Dave isn’t listening.
Standing in the middle of downtown Seoul, the rapper known as Lil Dicky peppers his intern/translator, Dan, with questions and observations about the shoot for his latest music video. “Are the details Korean enough?” he asks, not waiting for Dan to pass along the broad query to their director before moving on to another thought. “Did you know that 90 percent of the world’s consumable seaweed comes from Korea?” he asks, trying to prove how well he knows the local culture.
To be fair, Dave (played by Dave Burd, who inspired the FXX comedy) is a bit stressed. He’s under pressure to produce his first studio album, he’s spending a ton of money on the debut single’s video, and the K-pop star he brought in as a guest vocalist (to lend the song authenticity and boost its visibility) hasn’t shown up to set.
But the thing is, when you don’t listen, it’s hard to have anything valuable to say, and Dave struggles mightily over the first half of Season 2 to write a single song. The lyrics for his K-pop number are filled with matter-of-fact observations like, “I just woke up in Korea,” “I’m in Seoul,” and “I took a shit in Korea.” When asked why he wrote a K-pop song in the first place, Dave says “it’s like a freaking cheat code,” citing the “million billion” views Korean pop songs get when they hit. It’s clear from his quick, one-way conversation with Dan that Dave isn’t invested in his art, let alone the people helping him make it, so much as he’s obsessed with success.
Over the course of an excellent (and severe) second season, people become consistent casualties to Dave’s singular focus. It started at the end of Season 1, when his girlfriend Ally (Taylor Misiak) left him, after becoming increasingly frustrated with her boyfriend’s single-minded ambition. In a moving maid-of-honor speech at her sister’s wedding, Ally beautifully illustrates how playing second fiddle to someone you love can create an isolating effect, where all the love and joy squeezed into a few fleeting moments can’t make up for their daunting absence in the big picture. While their relationship couldn’t be saved, it seems like Dave finally hears the voices shouting around him one episode later, in the finale, when — after throwing a post-breakup temper tantrum by pitching an unsaleable and offensive 13-minute song about prison rape to his new label — he decided against “leaking” the song on live radio and instead leaned on his well-honed freestyle skills to make a good impression.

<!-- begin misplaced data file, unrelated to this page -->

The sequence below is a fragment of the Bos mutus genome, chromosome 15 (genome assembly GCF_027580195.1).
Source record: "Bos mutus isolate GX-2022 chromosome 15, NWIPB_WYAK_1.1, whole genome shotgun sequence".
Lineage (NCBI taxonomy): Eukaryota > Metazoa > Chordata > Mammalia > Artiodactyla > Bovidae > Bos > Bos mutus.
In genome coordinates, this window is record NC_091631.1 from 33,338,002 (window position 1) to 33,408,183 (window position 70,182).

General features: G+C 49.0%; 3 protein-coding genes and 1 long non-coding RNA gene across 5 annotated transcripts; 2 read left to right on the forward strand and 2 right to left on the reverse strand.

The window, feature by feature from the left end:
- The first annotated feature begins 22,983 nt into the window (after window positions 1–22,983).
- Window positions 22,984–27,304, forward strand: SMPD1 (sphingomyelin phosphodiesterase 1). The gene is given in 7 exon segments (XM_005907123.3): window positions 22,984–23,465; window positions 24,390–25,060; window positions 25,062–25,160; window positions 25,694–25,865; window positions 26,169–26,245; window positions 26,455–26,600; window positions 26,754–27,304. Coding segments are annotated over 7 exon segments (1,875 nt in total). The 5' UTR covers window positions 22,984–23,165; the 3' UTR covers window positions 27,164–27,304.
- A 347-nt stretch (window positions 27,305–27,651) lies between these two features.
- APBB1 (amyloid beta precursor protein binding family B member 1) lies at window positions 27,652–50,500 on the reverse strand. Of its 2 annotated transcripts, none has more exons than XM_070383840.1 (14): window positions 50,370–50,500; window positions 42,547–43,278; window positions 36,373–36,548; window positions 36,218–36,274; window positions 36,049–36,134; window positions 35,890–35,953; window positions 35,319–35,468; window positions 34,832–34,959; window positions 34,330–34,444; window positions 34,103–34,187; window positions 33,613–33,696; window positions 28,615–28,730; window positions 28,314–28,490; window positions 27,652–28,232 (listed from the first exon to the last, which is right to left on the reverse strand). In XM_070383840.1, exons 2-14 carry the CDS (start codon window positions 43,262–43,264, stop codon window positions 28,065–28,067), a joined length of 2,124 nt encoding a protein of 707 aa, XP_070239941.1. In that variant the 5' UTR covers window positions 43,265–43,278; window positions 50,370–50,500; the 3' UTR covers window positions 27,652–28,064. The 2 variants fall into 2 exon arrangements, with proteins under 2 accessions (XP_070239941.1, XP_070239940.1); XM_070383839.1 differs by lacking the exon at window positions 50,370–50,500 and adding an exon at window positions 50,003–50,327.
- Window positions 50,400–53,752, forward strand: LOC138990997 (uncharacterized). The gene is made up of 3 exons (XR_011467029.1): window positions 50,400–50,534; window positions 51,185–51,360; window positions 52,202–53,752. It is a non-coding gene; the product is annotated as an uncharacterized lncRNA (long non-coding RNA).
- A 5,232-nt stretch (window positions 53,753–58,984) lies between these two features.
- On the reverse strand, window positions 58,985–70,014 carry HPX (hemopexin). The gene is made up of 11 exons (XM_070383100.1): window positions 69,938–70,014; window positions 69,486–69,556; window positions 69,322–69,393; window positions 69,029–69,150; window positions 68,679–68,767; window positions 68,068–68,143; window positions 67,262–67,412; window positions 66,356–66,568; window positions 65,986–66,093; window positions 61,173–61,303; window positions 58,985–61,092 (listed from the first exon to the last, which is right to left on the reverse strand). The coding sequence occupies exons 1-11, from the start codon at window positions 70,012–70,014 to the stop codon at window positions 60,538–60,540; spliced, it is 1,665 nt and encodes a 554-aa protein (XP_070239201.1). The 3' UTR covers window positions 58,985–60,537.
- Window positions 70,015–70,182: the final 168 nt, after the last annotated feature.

That’s where we left Dave: on the upswing. But alone for too long, the self-obsessed creator has lost his way again. When he’s not cloaked in Korean garb, pretending to be the second-coming of BTS, he’s struggling to make music from a mansion nestled within the Hollywood Hills. Dave’s label is renting the place on his behalf, hoping to speed up his process, but the palatial estate is so big he’s able to avoid his roommate/manager Mike (Andrew Santino) and hype man, GaTa (played by the character’s real-life inspiration, GaTa) whenever they’re saying anything he doesn’t want to hear.